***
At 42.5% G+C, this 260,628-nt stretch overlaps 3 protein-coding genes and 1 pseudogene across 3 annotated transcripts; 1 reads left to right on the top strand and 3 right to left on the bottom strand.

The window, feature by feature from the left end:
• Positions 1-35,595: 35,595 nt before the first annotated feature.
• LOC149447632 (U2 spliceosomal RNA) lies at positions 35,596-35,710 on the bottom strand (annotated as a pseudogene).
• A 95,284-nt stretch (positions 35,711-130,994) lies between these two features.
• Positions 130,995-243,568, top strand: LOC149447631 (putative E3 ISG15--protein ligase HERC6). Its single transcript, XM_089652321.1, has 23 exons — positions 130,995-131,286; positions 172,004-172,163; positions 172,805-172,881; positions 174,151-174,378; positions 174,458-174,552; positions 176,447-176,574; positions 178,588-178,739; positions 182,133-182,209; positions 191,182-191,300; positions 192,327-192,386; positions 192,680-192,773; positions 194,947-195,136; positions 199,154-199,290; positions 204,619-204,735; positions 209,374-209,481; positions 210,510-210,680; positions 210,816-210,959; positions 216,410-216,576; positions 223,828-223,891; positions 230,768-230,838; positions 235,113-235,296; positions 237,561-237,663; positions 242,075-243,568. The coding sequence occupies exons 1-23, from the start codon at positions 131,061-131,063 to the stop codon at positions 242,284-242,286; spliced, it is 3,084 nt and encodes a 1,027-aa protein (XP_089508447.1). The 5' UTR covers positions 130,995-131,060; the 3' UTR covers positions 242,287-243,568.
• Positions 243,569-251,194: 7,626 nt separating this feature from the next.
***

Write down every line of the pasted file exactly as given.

At 42.5% G+C, this 260,628-nt stretch overlaps 3 protein-coding genes and 1 pseudogene across 3 annotated transcripts; 1 reads left to right on the top strand and 3 right to left on the bottom strand.

The window, feature by feature from the left end:
• Positions 1-35,595: 35,595 nt before the first annotated feature.
• LOC149447632 (U2 spliceosomal RNA) lies at positions 35,596-35,710 on the bottom strand (annotated as a pseudogene).
• A 95,284-nt stretch (positions 35,711-130,994) lies between these two features.
• Positions 130,995-243,568, top strand: LOC149447631 (putative E3 ISG15--protein ligase HERC6). Its single transcript, XM_089652321.1, has 23 exons — positions 130,995-131,286; positions 172,004-172,163; positions 172,805-172,881; positions 174,151-174,378; positions 174,458-174,552; positions 176,447-176,574; positions 178,588-178,739; positions 182,133-182,209; positions 191,182-191,300; positions 192,327-192,386; positions 192,680-192,773; positions 194,947-195,136; positions 199,154-199,290; positions 204,619-204,735; positions 209,374-209,481; positions 210,510-210,680; positions 210,816-210,959; positions 216,410-216,576; positions 223,828-223,891; positions 230,768-230,838; positions 235,113-235,296; positions 237,561-237,663; positions 242,075-243,568. The coding sequence occupies exons 1-23, from the start codon at positions 131,061-131,063 to the stop codon at positions 242,284-242,286; spliced, it is 3,084 nt and encodes a 1,027-aa protein (XP_089508447.1). The 5' UTR covers positions 130,995-131,060; the 3' UTR covers positions 242,287-243,568.
• Positions 243,569-251,194: 7,626 nt separating this feature from the next.